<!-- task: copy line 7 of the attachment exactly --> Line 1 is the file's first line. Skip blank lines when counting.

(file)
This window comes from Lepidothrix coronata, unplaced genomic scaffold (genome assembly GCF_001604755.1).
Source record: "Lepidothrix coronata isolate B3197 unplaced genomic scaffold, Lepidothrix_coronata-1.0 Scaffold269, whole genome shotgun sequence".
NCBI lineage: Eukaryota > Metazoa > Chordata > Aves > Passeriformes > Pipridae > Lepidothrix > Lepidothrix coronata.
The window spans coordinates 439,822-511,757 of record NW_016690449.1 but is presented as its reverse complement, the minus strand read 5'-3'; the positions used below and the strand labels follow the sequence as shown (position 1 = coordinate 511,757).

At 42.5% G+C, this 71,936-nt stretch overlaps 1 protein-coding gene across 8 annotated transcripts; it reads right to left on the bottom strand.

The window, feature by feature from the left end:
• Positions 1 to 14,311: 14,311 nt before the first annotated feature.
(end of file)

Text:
• Positions 1 to 14,311: 14,311 nt before the first annotated feature.